SURPRISED or even upset that House Speaker Pantaleon Alvarez and National Capital Region police chief Oscar Albayalde cannot agree on whether the June 1 attack in a gambling casino in Pasay City was an act of terrorism? Snap out of it.
The United Nations, for its more than 70 years of existence and the bond that ties its member countries, have failed to adopt a common definition.
Nations can’t agree that it’s terrorism if the violence on persons and properties is unleashed by a group fighting for (1) freedom, (2) religious belief, or (3) end to colonial rule.
State as element
What the U.N. agreed on was that the terrorism must be directed at the state. Not being able to agree on other aspects, they adopted instead 14 legal instruments that list individual acts of terrorism.
Speaker Alvarez’s definition requires intent to inflict harm, resulting in casualties and creating fear. Which seems to jibe with Albayalde’s definition: “massive casualties” and “massive fear.” The police chief says the Resorts World Manila (RWM) incident was not terrorism, just the savagery of a mentally unhinged compulsive gambler. The speaker insists it was. Remarkably, both dont require the element of the state being the target.
Omitted in debate
Alvarez and Albayalde omit an important element in the U.N. attempt to define: the political or social component of the attack. The state was offended when the gambler violated criminal laws but it wasn’t the target. In the U.S. Code of Federal Regulations, the violence to be deemed terrorism must be aimed (a) to intimidate a government, the civilian population or a segment of it,” or (b) “to further a political or social objective.”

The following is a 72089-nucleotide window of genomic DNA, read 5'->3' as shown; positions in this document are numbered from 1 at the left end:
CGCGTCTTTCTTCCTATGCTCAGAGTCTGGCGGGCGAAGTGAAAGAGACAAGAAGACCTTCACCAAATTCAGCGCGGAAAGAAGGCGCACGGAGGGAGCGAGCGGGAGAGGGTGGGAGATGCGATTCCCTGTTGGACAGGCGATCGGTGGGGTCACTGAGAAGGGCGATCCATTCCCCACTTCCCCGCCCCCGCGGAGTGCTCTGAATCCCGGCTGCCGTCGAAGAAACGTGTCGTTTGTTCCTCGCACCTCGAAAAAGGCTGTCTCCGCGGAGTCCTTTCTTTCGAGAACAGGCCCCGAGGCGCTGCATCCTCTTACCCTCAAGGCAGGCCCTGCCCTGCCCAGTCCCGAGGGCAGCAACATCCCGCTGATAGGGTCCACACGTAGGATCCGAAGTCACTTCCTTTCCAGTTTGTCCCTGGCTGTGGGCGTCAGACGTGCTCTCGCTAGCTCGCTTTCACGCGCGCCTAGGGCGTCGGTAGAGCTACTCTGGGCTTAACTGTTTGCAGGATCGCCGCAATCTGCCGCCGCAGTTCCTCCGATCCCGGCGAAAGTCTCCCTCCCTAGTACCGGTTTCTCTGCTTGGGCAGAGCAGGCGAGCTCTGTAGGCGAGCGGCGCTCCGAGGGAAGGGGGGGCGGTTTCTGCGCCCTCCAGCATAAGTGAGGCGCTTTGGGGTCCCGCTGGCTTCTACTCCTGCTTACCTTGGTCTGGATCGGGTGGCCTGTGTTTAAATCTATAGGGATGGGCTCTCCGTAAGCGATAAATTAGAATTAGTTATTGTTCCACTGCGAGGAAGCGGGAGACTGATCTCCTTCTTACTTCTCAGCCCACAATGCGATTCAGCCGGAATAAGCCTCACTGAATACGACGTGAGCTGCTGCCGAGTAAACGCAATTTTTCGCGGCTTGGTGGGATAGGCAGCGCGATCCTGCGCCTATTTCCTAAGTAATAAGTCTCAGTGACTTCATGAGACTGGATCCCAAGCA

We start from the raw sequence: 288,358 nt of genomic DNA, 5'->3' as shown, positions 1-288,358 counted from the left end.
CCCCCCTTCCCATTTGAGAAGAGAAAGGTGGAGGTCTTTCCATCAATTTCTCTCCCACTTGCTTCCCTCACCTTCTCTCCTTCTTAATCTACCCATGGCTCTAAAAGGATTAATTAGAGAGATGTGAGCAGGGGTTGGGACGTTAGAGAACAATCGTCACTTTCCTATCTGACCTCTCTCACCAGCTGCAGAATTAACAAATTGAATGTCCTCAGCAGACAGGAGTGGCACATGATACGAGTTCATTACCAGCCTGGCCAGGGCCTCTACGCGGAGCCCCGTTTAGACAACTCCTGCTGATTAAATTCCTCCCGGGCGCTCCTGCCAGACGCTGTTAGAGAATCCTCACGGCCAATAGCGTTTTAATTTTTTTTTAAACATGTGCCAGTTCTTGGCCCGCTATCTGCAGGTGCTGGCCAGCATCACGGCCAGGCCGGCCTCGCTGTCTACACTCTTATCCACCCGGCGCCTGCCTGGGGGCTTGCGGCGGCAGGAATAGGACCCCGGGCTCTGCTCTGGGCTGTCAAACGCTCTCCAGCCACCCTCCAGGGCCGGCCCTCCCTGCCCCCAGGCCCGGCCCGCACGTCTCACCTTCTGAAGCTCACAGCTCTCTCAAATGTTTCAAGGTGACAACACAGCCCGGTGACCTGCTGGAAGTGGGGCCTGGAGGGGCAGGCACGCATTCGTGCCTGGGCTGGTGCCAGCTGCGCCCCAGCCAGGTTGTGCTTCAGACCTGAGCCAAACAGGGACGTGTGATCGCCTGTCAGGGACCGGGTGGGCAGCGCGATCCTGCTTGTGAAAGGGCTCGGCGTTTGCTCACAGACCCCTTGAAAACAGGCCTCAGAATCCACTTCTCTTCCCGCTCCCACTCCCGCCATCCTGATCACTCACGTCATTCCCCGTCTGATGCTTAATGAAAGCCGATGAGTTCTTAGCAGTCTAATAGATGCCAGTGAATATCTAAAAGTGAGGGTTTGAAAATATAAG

The part that includes the government and the “political or social” purpose of the attacker is crucial. That is, if they don’t want just any crime that results in “massive casualties” and “massive fear” to be considered terrorism.
Hairsplitting? Maybe not if they consider the results from the terrorism label. There would’ve been far more disastrous consequences on the country’s governance and economic and social life had the raid been the work of terrorists and not one gambler who took his casino losses badly.
The debate on language though shouldn’t diminish the need and urgency to improve intelligence gathering, security measures in public places, and capability to respond to a major crime scene. Be it terroristic or simply criminal.